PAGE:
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Wed, Aug. 12

Celebrating a Century at Grand Canyon: 1940-1949

Enlisted men on leave ride mules down the Bright Angel trail circa 1941-1944. (Photo/Grand Canyon National Park Museum Collection)

Enlisted men on leave ride mules down the Bright Angel trail circa 1941-1944. (Photo/Grand Canyon National Park Museum Collection)

1940 The last gray wolves roaming the North Rim thought to be killed

Gray wolves once roamed northern Arizona, including the North Rim of the Grand Canyon.

Conflicts with budding tourism businesses and ranchers, however, led to the species being eliminated from the North Rim. USFWS believes the last of the North Rim’s gray wolves was killed in the 1940s.

1941-1944 Visitation to Grand Canyon plummeted during WWII

Because men were called to the front during World War II, and their wives were taking jobs to support the families and war effort in their absence, visitation to the Grand Canyon fell drastically from 1941-1944. Gasoline was rationed, meaning fewer families jumped into their automobiles on road trips. The NPS reported nearly one-third of the park’s visitation from 1941 to 1944 were enlisted soldiers on leave or those stationed for maneuvers in nearby Kingman.

1945 John Harvey Butchart begins exploring Grand Canyon

After moving to Flagstaff in 1945, John Harvey Butchart fell in love with hiking the Grand Canyon.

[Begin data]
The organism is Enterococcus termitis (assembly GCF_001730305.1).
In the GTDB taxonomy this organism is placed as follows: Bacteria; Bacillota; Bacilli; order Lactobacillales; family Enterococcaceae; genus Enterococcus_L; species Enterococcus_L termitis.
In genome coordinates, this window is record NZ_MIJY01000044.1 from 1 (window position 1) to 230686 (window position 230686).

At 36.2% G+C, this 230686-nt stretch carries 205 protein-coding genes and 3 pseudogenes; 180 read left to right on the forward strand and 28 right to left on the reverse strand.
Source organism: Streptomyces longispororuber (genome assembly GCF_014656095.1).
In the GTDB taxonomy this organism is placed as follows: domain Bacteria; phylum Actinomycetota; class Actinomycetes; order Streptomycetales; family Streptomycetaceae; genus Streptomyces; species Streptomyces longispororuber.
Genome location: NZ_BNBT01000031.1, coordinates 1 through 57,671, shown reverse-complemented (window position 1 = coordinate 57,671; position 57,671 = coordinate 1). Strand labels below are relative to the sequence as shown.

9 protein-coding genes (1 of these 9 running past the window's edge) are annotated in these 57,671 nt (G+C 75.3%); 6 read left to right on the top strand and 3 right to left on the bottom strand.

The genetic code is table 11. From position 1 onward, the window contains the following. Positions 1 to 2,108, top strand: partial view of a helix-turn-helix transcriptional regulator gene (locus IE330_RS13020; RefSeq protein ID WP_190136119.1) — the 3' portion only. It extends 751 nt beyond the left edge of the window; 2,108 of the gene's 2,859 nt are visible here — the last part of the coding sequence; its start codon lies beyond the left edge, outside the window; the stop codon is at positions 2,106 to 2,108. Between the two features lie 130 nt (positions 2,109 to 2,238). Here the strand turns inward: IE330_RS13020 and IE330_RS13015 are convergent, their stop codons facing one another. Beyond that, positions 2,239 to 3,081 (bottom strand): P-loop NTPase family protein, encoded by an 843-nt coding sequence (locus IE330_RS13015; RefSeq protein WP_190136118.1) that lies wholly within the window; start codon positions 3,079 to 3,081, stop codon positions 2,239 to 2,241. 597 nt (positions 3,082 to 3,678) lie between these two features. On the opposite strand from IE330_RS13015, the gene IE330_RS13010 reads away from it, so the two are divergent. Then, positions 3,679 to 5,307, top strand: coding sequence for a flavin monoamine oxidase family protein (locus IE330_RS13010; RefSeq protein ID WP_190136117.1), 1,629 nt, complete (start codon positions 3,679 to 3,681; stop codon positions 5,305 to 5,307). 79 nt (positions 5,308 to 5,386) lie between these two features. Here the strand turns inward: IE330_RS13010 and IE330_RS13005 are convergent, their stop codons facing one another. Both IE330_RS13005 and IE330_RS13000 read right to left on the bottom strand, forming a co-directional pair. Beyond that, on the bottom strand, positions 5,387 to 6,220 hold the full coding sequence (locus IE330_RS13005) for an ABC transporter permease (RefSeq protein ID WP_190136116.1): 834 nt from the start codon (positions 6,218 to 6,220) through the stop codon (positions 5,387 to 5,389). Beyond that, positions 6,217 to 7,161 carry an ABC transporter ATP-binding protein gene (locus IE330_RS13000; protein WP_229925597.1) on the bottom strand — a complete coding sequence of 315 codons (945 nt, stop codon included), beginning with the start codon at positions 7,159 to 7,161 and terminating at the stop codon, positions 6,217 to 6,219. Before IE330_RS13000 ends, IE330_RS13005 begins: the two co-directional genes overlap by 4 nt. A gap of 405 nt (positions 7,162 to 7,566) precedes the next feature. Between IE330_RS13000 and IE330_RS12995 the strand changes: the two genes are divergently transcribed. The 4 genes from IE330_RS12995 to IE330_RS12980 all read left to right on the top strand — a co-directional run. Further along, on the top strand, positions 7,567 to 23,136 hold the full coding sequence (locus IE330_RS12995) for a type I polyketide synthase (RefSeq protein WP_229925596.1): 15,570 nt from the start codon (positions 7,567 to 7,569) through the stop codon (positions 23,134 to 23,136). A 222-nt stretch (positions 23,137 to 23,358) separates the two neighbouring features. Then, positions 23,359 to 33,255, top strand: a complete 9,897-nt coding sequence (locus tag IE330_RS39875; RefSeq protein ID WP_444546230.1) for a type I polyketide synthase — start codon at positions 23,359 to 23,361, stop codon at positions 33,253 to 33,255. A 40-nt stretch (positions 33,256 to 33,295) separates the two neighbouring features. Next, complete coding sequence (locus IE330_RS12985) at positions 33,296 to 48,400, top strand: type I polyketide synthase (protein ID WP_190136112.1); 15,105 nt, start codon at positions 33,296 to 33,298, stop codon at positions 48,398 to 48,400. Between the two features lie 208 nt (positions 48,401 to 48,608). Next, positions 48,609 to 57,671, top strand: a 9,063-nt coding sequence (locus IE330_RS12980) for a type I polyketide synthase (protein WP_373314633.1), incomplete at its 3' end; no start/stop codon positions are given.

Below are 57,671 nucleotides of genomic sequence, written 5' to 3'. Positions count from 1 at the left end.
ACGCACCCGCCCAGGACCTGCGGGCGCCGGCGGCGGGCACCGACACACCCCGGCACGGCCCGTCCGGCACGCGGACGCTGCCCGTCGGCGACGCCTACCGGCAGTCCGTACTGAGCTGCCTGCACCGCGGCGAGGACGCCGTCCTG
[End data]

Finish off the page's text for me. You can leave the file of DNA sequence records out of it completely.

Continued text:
After hiking most of the main routes, he began to explore unofficial routes and animal trails. He was eventually credited with discovering over 100 rim-to-river routes within the canyon. In 1963 he completed the route along the entire length of the canyon.

1947 Georgie White Clark began her career as one of Grand Canyon’s first female river runners

After rafting down the Colorado River through the Grand Canyon with a friend in 1945, Georgie White Clark was hooked. By 1947, she was leading her own river trips down the Colorado River, charging nearly 75 percent less than her male counterparts and making the sport accessible to the masses for the first time.


Albert “Bert” Loper died in 1949 at age 79 while rowing his self-built boat through Grand Canyon. (Photo/NPS)

1949 Bert Loper, “Grand Old Man of the Colorado,” dies during a rafting trip

As a miner on the San Juan River, Albert Loper discovered his love of river running as early as 1907.

He made his first boating run through the Grand Canyon in 1939 on a two boat trip. Along with his other boatman, Loper ran a wooden boat through Lava Falls, the first time two boats on any one trip had attempted the feat.

In 1949, the 79-year-old Loper attempted another river run of the Colorado River through Grand Canyon. While rowing through Marble Gorge, he became unresponsive and flipped in the rapid. His remains were discovered in 1975.

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